12 Jul 2024
The voice of the independent garage sector

UK urged to overhaul laws on tyre recycling

Britain will be the environmental sick man of Europe if waste regulations are not updated to ensure the correct management and disposal of end-of-life tyres, the UK’s Tyre Recovery Association (TRA) has warned.

The TRA has revealed that legislation passed by the European Union earlier this year paved the way for a tightening of exports of waste materials from member nations of the bloc.

However, the EU’s move has left Britain with the unenviable reputation as the only major European nation legally able to export baled end-of-life tyres to countries like India, the TRA said.

The TRA said the issue will be a key topic for discussion as its annual conference in September — when the association will call for updated national regulations to avert the potential “imminent demise of the UK’S domestic tyre recycling industry”.

End-of-life waste tyres were one of the items specifically referenced in the EU’s updated Waste Shipment Regulation — under which waste cannot be sent to non-OECD countries unless the country concerned is willing to import it. The countries must also demonstrate the environmentally sound management of waste through auditing by independent bodies and monitoring by the European Commission.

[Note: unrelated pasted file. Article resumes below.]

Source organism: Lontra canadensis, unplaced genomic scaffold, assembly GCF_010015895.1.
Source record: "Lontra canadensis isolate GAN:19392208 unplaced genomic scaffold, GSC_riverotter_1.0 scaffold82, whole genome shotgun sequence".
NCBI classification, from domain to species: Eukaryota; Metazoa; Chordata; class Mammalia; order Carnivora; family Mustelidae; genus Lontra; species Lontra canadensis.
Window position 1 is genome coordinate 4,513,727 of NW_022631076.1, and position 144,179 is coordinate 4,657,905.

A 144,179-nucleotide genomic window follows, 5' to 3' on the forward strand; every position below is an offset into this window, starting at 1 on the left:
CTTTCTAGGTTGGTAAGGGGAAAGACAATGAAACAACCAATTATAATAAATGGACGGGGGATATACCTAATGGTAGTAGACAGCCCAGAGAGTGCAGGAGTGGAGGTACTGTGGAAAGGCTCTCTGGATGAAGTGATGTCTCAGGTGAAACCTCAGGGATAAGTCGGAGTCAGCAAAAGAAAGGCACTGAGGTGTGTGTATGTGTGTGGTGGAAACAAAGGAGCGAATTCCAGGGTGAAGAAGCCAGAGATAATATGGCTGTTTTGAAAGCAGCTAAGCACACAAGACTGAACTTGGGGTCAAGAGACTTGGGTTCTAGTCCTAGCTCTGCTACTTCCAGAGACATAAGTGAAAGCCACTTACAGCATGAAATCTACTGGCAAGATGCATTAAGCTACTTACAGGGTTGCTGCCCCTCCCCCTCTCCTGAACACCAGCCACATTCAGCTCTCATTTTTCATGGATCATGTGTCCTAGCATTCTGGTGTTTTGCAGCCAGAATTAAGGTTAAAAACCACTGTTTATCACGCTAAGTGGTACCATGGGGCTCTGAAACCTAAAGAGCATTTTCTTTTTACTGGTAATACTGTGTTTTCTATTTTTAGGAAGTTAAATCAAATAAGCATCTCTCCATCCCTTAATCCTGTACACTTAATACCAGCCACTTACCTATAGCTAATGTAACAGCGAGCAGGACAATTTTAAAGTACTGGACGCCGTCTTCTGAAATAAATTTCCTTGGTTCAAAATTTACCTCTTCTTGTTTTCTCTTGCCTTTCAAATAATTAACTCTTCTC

Figures recently released by India’s Automotive Tyre Manufacturers’ Association showed that India imported around 800,000 tonnes of scrapped tyres between April and November 2023. The UK and EU member nations were the majority contributors, according to the TRA.

“In updating its regulations, the EU recognises that safe and efficient shipments of waste are key for a circular economy.”

Now the TRA and other professional recyclers fear that with waste exports to common destinations in Asia banned, “irresponsible British operators and exporters are the likely receptacles for those negligent European operators looking to dump their product abroad”.

The TRA said it wrote to the government at the end of last February, saying it was time for the UK to acknowledge that “far from tackling this environmental assault, current policies enable some UK operators to facilitate serious environmental harm”.

‘Tighter rules’

Peter Taylor, TRA secretary general, said: “Without the necessary policy update Britain will shortly be the environmental sick man of Europe, home to unscrupulous operators taking malign advantage of the EU’s tighter rules. Britain is set to be the only European nation exporting environmental waste beyond its shores without proper scrutiny or oversight.

“Ministers have been sitting on their hands for too long, this must stop. The steps are simple and inexpensive. Four years ago, this was acknowledged with the commitment to end the T8 exemption, yet still we wait for that legislation.

“Now we see the European Union taking decisive action and, rather than recognising the benefits from aligning with that regulatory approach, our government refuses to engage.”

The TRA said in April that the UK has at least 150,000 tonnes of licensed idle domestic recycling capacity of its own, but the business case for maintaining it was being undermined by “political lethargy”.